European ministers are due to sit again on Monday, but documents seen by Reuters indicate that sanctions will be fully lifted with the sole exception of an arms embargo.
A European diplomat who spoke to AFP is reported saying that Monday’s meeting in Luxembourg would contain a “very positive message to Myanmar” and the “hope for a new relationship”.
But it is in the business sector that all eyes will be focused once the trade and commerce barriers are lifted, not only for Europeans eager to invest in the resource-rich state, but for Myanmar businesses looking to import technology and machinery. The EU has also offered to reinstate a preferential tariffs deal with Myanmar.
Sai Ba Nyan, a beans and sesame trader in Yangon, told Mizzima that he will be able to get a higher price for his products if the proposed easing of taxes for Myanmar companies is realized.
“We will no longer need to trade through a third country if the EU lifts the sanctions,” he said. “Direct export of Myanmar products will benefit many traders, especially in the agricultural sector.”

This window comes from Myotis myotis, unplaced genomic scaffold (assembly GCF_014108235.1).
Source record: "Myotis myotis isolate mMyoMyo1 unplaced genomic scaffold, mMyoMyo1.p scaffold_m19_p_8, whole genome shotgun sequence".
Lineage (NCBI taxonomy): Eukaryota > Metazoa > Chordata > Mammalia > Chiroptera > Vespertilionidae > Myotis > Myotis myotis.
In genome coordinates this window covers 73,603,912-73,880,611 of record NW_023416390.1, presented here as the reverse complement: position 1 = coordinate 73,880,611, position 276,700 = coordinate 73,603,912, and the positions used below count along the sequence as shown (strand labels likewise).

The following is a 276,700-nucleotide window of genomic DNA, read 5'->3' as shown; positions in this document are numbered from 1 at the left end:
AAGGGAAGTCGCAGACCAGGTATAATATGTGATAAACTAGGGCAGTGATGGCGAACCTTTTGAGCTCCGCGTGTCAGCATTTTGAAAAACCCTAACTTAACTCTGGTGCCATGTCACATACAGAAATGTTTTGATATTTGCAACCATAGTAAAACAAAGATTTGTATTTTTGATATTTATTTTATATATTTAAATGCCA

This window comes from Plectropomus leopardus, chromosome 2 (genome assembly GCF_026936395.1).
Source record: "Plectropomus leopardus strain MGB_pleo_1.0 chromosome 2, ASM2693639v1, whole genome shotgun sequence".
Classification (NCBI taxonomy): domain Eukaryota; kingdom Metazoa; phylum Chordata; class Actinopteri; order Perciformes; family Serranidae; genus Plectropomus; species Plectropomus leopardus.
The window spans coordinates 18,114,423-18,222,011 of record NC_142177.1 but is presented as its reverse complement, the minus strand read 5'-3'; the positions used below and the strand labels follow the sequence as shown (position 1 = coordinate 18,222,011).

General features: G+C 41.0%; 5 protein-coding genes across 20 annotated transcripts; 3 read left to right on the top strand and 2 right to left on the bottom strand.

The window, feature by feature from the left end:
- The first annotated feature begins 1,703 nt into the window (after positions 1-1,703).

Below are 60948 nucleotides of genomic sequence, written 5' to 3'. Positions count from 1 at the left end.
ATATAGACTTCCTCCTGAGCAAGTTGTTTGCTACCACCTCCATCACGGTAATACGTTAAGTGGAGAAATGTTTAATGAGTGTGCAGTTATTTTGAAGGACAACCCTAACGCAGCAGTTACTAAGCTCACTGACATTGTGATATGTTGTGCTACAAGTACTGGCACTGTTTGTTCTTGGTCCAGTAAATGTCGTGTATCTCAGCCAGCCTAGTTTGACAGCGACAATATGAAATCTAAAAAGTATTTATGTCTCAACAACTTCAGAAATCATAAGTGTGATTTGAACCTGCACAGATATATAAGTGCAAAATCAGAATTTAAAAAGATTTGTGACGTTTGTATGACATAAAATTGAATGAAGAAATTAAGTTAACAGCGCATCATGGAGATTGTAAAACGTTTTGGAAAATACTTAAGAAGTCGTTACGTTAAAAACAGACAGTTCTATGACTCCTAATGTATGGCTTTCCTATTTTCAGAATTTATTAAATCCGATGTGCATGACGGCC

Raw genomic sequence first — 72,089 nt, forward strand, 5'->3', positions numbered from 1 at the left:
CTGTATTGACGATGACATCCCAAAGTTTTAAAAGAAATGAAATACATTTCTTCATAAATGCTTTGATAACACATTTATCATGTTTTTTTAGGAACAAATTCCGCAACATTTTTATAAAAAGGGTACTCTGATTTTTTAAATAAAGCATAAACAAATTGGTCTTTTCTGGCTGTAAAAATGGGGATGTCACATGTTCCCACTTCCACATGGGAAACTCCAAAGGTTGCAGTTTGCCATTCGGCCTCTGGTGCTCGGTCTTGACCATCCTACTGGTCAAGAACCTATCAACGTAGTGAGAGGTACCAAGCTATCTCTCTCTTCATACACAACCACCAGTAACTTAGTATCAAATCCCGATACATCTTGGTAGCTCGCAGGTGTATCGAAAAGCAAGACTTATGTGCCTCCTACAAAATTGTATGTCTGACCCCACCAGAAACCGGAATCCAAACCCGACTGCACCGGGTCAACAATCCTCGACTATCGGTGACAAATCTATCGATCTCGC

In recent years, many Myanmar exporters used Singapore as a third country from which to sell their products to Europe.
Hnin Oo, the vice-president of the Myanmar Fisheries Federation, said that the Myanmar government must put in place more backups for domestic exports in order to maximize growth.
“We do not have enough water or electricity,” he said. “We need improved infrastructure and things such as modern machinery.”
EU countries will also have the chance to invest in Myanmar, a country rich in oil and gas, minerals, gems and timber. China, India and Japan have already staked claims in the country’s infrastructure and new economic zones and deep-sea ports.
EU development aid more than doubled to around 150 million Euros for 2012-13, with Brussels pledging to explore the feasibility of a bilateral investment agreement.